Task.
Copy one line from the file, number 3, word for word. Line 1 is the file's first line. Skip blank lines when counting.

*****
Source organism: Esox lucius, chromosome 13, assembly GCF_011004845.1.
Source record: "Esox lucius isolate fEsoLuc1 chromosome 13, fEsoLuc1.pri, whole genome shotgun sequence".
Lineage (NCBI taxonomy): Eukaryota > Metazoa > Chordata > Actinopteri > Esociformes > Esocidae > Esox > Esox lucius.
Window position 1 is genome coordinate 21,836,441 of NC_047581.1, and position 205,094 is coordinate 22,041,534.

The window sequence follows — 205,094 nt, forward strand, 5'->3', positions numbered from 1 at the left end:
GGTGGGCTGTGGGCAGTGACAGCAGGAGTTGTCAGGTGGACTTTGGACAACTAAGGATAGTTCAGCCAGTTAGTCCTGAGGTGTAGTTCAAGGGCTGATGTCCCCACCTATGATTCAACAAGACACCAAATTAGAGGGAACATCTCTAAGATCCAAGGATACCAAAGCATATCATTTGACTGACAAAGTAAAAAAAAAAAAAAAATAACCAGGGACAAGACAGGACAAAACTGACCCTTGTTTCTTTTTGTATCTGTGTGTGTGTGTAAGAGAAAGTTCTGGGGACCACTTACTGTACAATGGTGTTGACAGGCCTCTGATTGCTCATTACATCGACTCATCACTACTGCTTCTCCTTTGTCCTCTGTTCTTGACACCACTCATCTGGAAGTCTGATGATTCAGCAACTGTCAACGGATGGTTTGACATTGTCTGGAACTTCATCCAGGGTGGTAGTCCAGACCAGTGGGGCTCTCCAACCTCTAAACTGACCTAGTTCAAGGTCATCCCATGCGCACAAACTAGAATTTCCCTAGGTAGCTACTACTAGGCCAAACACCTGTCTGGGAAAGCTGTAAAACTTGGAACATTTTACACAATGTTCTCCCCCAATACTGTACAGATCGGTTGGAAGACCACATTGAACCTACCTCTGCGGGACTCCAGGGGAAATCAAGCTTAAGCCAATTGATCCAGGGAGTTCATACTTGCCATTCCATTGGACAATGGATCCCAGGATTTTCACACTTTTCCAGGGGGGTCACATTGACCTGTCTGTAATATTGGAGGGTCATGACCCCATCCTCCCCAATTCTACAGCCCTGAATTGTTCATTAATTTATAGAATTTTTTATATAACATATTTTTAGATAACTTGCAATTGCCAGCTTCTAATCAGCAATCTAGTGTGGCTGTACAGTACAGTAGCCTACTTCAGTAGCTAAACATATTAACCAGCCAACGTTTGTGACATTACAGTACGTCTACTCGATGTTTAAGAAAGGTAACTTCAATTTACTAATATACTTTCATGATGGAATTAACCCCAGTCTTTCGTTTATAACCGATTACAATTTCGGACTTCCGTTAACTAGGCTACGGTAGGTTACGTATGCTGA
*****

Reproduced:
Lineage (NCBI taxonomy): Eukaryota > Metazoa > Chordata > Actinopteri > Esociformes > Esocidae > Esox > Esox lucius.